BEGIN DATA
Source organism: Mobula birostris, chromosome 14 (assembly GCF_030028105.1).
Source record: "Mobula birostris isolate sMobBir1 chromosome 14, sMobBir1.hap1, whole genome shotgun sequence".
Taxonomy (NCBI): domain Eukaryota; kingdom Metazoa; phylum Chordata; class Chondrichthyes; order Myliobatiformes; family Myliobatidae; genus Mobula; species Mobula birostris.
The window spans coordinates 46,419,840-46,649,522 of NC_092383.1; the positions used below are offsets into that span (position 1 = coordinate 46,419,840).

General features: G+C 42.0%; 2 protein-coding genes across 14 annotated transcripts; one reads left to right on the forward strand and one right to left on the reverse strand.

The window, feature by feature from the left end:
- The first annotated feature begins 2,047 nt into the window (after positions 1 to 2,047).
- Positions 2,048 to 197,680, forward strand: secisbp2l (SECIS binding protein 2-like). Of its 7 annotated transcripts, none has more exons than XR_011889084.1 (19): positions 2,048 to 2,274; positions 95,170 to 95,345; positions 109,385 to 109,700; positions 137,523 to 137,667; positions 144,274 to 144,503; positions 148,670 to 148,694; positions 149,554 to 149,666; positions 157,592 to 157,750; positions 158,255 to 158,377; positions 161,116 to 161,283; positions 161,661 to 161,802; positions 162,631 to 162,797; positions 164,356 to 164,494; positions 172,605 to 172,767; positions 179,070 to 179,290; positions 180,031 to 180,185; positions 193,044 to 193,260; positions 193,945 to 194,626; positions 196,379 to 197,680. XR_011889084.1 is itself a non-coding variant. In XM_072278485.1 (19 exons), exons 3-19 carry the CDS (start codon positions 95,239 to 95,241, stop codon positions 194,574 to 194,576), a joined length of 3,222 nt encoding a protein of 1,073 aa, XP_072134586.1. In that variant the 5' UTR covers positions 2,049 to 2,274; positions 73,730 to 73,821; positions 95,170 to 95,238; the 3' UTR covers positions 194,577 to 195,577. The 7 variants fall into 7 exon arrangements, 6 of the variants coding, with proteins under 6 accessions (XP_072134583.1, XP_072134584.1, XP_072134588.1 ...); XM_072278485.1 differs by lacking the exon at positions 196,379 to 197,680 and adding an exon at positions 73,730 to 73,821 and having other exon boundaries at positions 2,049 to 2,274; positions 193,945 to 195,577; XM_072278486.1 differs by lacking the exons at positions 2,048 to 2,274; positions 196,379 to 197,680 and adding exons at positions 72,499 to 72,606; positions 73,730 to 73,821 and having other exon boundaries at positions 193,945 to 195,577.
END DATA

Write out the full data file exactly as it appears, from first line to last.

Source organism: Mobula birostris, chromosome 14 (assembly GCF_030028105.1).
Source record: "Mobula birostris isolate sMobBir1 chromosome 14, sMobBir1.hap1, whole genome shotgun sequence".
Taxonomy (NCBI): domain Eukaryota; kingdom Metazoa; phylum Chordata; class Chondrichthyes; order Myliobatiformes; family Myliobatidae; genus Mobula; species Mobula birostris.
The window spans coordinates 46,419,840-46,649,522 of NC_092383.1; the positions used below are offsets into that span (position 1 = coordinate 46,419,840).

General features: G+C 42.0%; 2 protein-coding genes across 14 annotated transcripts; one reads left to right on the forward strand and one right to left on the reverse strand.

The window, feature by feature from the left end:
- The first annotated feature begins 2,047 nt into the window (after positions 1 to 2,047).
- Positions 2,048 to 197,680, forward strand: secisbp2l (SECIS binding protein 2-like). Of its 7 annotated transcripts, none has more exons than XR_011889084.1 (19): positions 2,048 to 2,274; positions 95,170 to 95,345; positions 109,385 to 109,700; positions 137,523 to 137,667; positions 144,274 to 144,503; positions 148,670 to 148,694; positions 149,554 to 149,666; positions 157,592 to 157,750; positions 158,255 to 158,377; positions 161,116 to 161,283; positions 161,661 to 161,802; positions 162,631 to 162,797; positions 164,356 to 164,494; positions 172,605 to 172,767; positions 179,070 to 179,290; positions 180,031 to 180,185; positions 193,044 to 193,260; positions 193,945 to 194,626; positions 196,379 to 197,680. XR_011889084.1 is itself a non-coding variant. In XM_072278485.1 (19 exons), exons 3-19 carry the CDS (start codon positions 95,239 to 95,241, stop codon positions 194,574 to 194,576), a joined length of 3,222 nt encoding a protein of 1,073 aa, XP_072134586.1. In that variant the 5' UTR covers positions 2,049 to 2,274; positions 73,730 to 73,821; positions 95,170 to 95,238; the 3' UTR covers positions 194,577 to 195,577. The 7 variants fall into 7 exon arrangements, 6 of the variants coding, with proteins under 6 accessions (XP_072134583.1, XP_072134584.1, XP_072134588.1 ...); XM_072278485.1 differs by lacking the exon at positions 196,379 to 197,680 and adding an exon at positions 73,730 to 73,821 and having other exon boundaries at positions 2,049 to 2,274; positions 193,945 to 195,577; XM_072278486.1 differs by lacking the exons at positions 2,048 to 2,274; positions 196,379 to 197,680 and adding exons at positions 72,499 to 72,606; positions 73,730 to 73,821 and having other exon boundaries at positions 193,945 to 195,577.